In order to qualify for this exclusion, a loan participation must “represent a current or future direct or indirect ownership interest in the loan or commitment that is the subject of the loan participation.” Per the final regulations, four characteristics must be present:
- The grantor of the loan participation is a lender under, or a participant or subparticipant in, the loan or commitment that is subject of the loan participation;
- The aggregate participation in the loan or commitment does not exceed the principal amount of such loan or commitment;
- The entire purchase price for the loan participation is paid in full when the loan participation is acquired and is not financed; and
- The loan participation provides the participant all of the economic benefit and risk of the whole or part of the loan or commitment that is the subject of the participation.
While investors can attempt to negotiate additional terms at the time of trade that enable them to walk away from a trade if legal transfer cannot be effected, the effort will likely be met with resistance and difficult to achieve as standard operating procedure. Alternatively, if the overall aim is to take on larger bank debt exposure against a particular borrower, it may be best to commit to a minimum threshold piece first as a way to discern how difficult the transfer process is going to be. However, it is important to note that in many European credit facilities, an existing purchase does not grant lenders an automatic right to increase their position and bypass borrower consent.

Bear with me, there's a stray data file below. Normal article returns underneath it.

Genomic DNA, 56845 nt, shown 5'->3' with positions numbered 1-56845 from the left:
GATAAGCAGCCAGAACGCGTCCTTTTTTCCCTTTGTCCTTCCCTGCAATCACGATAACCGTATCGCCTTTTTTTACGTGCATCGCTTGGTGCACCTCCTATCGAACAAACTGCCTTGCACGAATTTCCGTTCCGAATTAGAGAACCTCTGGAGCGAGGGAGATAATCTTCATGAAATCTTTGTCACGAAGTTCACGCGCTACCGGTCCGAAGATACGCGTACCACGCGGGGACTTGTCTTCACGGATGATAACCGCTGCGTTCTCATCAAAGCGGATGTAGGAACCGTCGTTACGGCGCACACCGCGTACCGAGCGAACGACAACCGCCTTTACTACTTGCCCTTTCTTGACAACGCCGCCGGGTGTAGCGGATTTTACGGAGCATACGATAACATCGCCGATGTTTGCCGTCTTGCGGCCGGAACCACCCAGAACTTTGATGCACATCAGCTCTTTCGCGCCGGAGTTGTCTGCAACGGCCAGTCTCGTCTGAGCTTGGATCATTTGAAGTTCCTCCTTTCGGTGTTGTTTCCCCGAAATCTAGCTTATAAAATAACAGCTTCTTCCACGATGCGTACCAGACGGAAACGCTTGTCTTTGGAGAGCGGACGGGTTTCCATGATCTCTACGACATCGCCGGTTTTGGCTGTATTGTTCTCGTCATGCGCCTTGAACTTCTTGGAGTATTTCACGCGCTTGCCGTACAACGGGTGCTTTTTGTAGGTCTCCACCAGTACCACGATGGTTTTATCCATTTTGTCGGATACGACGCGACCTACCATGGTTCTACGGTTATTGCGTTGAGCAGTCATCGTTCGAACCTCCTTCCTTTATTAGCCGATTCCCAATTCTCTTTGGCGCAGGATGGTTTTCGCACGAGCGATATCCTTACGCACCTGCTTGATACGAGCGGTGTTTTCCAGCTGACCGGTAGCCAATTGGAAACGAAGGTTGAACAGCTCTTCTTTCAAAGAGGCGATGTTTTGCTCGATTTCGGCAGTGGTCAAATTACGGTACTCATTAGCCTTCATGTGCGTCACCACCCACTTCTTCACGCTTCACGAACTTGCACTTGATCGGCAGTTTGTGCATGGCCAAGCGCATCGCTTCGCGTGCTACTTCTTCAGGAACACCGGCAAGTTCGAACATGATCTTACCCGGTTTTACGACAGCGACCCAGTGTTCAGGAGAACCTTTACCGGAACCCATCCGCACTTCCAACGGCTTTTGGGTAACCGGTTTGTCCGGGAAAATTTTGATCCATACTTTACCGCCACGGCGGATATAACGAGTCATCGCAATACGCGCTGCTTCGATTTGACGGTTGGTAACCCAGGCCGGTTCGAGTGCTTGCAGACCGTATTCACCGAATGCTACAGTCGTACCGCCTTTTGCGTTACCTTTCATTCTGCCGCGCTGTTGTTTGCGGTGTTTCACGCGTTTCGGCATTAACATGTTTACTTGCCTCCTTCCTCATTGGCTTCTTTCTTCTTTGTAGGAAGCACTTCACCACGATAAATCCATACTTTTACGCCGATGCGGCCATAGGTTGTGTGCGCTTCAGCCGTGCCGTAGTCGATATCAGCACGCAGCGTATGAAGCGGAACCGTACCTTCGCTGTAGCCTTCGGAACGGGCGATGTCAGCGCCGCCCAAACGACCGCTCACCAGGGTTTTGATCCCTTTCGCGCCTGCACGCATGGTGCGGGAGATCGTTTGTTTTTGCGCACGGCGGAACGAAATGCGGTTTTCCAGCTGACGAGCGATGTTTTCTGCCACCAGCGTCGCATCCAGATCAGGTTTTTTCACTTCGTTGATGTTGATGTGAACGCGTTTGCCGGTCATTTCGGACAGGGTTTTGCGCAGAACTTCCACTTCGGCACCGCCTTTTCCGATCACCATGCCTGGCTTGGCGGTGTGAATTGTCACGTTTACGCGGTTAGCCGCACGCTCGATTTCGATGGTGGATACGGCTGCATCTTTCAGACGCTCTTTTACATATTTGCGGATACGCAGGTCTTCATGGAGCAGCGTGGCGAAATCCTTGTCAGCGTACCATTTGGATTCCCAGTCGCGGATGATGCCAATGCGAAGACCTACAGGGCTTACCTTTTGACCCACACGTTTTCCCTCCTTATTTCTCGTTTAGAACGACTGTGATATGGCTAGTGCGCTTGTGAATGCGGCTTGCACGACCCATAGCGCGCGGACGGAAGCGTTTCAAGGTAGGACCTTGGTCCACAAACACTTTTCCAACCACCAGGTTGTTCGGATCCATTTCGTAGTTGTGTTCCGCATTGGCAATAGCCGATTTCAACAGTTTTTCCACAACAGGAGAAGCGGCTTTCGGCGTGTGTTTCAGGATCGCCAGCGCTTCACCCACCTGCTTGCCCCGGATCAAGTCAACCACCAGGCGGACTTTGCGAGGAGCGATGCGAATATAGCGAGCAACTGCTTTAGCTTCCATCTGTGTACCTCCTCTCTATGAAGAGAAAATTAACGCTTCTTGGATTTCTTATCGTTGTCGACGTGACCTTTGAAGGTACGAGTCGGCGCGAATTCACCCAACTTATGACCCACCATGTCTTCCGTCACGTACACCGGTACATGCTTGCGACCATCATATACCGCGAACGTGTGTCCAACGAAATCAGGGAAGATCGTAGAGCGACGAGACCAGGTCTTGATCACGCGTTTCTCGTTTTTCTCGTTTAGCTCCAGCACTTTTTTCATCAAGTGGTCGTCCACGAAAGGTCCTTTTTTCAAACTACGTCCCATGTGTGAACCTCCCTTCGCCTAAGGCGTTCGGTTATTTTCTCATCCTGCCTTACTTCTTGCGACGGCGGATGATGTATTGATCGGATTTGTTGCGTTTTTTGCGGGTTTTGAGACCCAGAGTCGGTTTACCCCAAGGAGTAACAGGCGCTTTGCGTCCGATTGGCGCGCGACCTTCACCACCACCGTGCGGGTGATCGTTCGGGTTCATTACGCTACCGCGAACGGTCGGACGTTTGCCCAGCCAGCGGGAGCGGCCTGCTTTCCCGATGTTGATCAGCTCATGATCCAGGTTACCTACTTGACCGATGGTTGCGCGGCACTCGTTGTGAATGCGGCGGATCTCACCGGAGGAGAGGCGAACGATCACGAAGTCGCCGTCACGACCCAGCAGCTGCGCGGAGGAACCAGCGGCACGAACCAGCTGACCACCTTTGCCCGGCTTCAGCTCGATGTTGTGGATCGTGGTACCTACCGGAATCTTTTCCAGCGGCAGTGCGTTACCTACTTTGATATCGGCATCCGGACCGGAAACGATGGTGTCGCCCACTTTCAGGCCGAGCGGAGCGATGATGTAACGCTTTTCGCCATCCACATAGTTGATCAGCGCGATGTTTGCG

Ultimately, like many European trade issues, borrower consent risk needs to be actively managed on a case-by-case basis. It is crucial for investors to address this issue before saying “Done” or they will be fighting an even steeper uphill battle with both their counterparty and the borrower.
David J. Karp is a partner in the New York and London offices of Schulte Roth & Zabel, where his practice focuses on corporate restructuring, special situations and distressed investments, distressed mergers and acquisitions, and the bankruptcy aspects of structured finance. David leads the firm’s Distressed Debt & Claims Trading Group, which provides advice in connection with U.S., European and emerging market credit trading matters. David is an avid speaker and writer on distressed investing related issues, recently co-authoring “European Insolvency Claims Trading: Is Iceland the Paradigm?” for Butterworths Journal of International Banking and Financial Law and “Trade Risk in European Secondary Loans” for The Hedge Fund Law Report. David is an active member of the LMA, APLMA, INSOL Europe and the LSTA where he is a member of the Trade Practices and Forms Committee. Jamie Schwartz, an associate at SRZ, assisted in the preparation of this entry.